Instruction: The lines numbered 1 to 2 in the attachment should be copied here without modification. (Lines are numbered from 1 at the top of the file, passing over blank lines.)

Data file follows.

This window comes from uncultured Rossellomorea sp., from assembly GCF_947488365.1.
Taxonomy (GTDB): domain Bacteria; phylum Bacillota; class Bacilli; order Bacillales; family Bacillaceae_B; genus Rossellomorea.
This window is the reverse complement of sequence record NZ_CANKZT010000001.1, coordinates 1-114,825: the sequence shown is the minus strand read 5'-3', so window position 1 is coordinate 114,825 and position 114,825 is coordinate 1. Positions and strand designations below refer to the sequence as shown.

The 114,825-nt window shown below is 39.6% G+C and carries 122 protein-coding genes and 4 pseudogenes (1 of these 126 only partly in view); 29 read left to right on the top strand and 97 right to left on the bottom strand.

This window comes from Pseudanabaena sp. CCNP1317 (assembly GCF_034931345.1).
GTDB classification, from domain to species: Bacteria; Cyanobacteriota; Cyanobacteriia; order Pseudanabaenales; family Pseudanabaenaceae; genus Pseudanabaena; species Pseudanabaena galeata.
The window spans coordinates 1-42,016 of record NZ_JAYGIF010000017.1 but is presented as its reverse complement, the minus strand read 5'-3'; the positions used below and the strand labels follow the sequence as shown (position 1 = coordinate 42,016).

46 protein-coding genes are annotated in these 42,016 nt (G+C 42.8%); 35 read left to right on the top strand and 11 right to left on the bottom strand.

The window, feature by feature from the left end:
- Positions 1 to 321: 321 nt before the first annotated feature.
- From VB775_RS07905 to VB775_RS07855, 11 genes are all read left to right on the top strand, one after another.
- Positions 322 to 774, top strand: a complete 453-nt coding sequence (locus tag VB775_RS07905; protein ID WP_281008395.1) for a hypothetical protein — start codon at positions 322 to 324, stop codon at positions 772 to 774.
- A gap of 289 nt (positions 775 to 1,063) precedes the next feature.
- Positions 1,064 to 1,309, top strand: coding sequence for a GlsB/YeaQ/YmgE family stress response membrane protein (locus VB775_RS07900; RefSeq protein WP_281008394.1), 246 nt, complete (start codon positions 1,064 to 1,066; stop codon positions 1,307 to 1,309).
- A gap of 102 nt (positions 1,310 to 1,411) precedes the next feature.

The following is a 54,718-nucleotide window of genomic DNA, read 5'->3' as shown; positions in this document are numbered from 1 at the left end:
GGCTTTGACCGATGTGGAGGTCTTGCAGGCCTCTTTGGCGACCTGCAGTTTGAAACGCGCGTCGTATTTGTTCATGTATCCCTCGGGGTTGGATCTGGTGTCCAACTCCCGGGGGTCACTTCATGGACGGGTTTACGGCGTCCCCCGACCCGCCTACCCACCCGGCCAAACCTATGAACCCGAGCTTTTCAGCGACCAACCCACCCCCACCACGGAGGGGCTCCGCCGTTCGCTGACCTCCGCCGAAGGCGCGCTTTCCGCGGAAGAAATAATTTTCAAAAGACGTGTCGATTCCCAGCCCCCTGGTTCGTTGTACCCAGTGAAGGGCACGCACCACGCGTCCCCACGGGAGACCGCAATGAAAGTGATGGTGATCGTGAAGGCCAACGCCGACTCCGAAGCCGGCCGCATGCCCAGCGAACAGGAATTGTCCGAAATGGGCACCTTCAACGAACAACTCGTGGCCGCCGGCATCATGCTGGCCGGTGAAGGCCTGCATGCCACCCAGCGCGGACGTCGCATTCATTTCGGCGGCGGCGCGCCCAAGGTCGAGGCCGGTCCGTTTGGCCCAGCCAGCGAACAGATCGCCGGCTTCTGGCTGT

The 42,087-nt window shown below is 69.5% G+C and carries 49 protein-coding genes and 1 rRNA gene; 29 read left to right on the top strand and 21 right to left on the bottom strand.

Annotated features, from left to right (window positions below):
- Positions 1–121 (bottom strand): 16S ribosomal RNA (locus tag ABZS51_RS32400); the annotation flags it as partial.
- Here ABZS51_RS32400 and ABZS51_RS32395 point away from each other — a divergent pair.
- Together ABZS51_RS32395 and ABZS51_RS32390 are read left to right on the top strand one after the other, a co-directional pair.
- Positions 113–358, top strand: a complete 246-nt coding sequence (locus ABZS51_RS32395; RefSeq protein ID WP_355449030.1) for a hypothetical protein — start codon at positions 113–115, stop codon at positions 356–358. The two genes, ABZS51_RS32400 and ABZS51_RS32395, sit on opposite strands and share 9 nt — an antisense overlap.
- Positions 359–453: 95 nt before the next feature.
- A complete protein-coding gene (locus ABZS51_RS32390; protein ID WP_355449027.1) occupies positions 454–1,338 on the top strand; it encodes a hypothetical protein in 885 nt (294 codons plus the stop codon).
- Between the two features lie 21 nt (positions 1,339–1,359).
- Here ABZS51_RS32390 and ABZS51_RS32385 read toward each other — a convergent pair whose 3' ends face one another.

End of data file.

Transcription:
This window comes from uncultured Rossellomorea sp., from assembly GCF_947488365.1.
Taxonomy (GTDB): domain Bacteria; phylum Bacillota; class Bacilli; order Bacillales; family Bacillaceae_B; genus Rossellomorea.